A Canadian spying agency has apparently targeted Brazil’s Mines and Energy Ministry with a program capable of mapping phone calls, emails and video conferences by those inside the ministry, according to documents from former National Security Agency contractor Edward Snowden.
The report aired on Brazilian television further suggested Communications Security Establishment Canada (CSEC) sought to develop the Ministry as a target. The goal was to map out the communications as part of a software program named Olympia.
Slides, according to The Globe and Mail in Canada, showed “CSEC focused on ministry portable devices and was able to identify their carriers (such as Brazil Telecom SA or Global Village Telecom), the kind of hardware being used (for example a Nokia 3120 or an Android-based Motorola MRUQ7) and metadata about where calls were placed, in countries such as Peru, Venezuela, Poland, Singapore, Great Britain.”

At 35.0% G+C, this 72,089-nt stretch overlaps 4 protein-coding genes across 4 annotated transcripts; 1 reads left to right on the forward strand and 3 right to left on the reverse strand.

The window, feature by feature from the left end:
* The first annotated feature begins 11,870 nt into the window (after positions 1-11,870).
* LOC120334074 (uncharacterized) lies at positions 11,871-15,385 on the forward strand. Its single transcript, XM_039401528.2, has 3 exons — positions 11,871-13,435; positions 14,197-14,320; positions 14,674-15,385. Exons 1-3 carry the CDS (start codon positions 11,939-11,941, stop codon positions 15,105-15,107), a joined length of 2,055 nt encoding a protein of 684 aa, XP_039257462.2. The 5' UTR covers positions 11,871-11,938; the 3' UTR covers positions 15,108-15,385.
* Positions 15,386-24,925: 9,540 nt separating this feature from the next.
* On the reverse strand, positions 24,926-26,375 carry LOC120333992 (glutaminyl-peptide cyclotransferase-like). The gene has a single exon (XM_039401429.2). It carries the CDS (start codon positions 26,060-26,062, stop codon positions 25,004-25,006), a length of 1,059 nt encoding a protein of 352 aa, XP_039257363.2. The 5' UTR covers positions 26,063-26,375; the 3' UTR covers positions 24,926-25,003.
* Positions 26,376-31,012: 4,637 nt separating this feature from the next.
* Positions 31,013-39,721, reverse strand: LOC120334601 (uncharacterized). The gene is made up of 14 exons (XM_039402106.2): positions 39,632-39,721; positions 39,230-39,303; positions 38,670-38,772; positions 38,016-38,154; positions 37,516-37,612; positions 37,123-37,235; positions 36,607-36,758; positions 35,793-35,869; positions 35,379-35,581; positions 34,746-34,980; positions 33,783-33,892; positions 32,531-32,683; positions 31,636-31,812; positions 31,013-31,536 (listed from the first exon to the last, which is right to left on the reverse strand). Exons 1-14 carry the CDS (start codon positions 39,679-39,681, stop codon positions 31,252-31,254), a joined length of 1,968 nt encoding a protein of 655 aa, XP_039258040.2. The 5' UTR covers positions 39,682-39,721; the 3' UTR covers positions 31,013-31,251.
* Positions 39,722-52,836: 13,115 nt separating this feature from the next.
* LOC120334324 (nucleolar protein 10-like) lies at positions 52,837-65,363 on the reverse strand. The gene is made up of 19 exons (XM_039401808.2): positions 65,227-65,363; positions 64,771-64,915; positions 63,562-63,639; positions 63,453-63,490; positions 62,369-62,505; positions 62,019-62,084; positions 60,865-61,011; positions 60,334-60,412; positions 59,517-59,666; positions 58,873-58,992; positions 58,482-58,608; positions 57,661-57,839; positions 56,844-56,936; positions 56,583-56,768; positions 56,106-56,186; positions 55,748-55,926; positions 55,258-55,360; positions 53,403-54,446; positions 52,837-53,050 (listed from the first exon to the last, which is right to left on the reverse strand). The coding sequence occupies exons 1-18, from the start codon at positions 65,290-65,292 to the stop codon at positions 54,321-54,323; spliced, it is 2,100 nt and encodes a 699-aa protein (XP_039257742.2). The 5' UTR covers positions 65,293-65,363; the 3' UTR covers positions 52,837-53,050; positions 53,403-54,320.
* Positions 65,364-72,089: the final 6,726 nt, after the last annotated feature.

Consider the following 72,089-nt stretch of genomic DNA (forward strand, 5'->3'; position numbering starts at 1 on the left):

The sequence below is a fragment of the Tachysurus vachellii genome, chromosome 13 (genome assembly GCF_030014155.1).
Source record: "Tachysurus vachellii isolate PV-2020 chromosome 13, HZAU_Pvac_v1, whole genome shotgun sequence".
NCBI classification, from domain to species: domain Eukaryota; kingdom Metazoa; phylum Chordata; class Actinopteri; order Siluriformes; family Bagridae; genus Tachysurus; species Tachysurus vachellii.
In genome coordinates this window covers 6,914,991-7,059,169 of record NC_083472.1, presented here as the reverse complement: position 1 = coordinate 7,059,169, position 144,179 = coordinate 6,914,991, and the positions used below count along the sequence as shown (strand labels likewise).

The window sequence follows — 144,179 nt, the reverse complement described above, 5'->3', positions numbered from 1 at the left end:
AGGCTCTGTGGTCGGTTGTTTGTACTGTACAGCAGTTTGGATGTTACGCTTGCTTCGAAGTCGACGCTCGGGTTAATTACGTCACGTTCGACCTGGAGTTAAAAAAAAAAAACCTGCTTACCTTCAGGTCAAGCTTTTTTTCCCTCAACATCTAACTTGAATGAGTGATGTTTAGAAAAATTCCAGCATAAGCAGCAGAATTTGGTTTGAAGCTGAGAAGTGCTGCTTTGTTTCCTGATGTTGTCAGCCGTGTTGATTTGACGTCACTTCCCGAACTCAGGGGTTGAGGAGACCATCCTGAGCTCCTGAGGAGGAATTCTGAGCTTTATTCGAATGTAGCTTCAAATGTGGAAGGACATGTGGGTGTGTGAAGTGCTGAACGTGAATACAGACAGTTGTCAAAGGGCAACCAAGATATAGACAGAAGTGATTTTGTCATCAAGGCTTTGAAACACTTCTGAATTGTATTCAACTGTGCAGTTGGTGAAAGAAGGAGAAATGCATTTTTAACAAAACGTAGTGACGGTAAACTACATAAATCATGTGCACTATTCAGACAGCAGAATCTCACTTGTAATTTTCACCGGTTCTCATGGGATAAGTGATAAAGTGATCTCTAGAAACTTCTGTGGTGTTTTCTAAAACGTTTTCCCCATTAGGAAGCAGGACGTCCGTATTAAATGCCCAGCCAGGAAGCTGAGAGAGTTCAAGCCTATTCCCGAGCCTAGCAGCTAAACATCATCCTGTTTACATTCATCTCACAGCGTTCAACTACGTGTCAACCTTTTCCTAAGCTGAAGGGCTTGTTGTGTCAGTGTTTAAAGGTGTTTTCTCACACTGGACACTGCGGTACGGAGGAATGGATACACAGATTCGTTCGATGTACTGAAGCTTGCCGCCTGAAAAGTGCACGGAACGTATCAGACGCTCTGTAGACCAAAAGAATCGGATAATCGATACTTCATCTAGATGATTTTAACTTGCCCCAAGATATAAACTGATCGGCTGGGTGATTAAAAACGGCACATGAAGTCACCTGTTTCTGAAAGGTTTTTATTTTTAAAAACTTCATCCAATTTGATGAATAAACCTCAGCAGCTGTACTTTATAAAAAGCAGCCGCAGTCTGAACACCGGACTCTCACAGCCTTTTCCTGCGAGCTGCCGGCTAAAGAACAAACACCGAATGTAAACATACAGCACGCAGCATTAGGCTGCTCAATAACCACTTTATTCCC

The phone of a career diplomat, Paulo Cordeiro de Andrade Pinto, who from 2008 to 2011 was ambassador to Canada and is now Brazil’s Under Secretary for Middle East and Africa, was targeted.
CSEC also worked with “hacking specialists” in a unit in the NSA to conduct what are called Tailored Access Operations to possibly conduct a “Man on the Side operation,” jargon for eavesdropping.
Brazil President Dilma Rousseff, already infuriated in the past month by reports that the NSA spied on Brazil’s state-controlled oil company, Petrobras, reacted that this violated Brazil’s sovereignty and “demanded an explanation for ‘unacceptable’ spying carried out by Communications Security Establishment Canada on Brazil’s Ministry of Mines and Energy,” according to The Globe and Mail.
She apparently delivered her reaction on Twitter and additionally stated the “Ministry has good systems of data protection” but the energy minister will do a “rigorous evaluation” to ensure they are improved. The Foreign Ministry will demand an explanation because “espionage infringes on the sovereignty of nations and the privacy of individuals and enterprises. [cont’d.]
Photo by Eduardo Zárate under Creative Commons license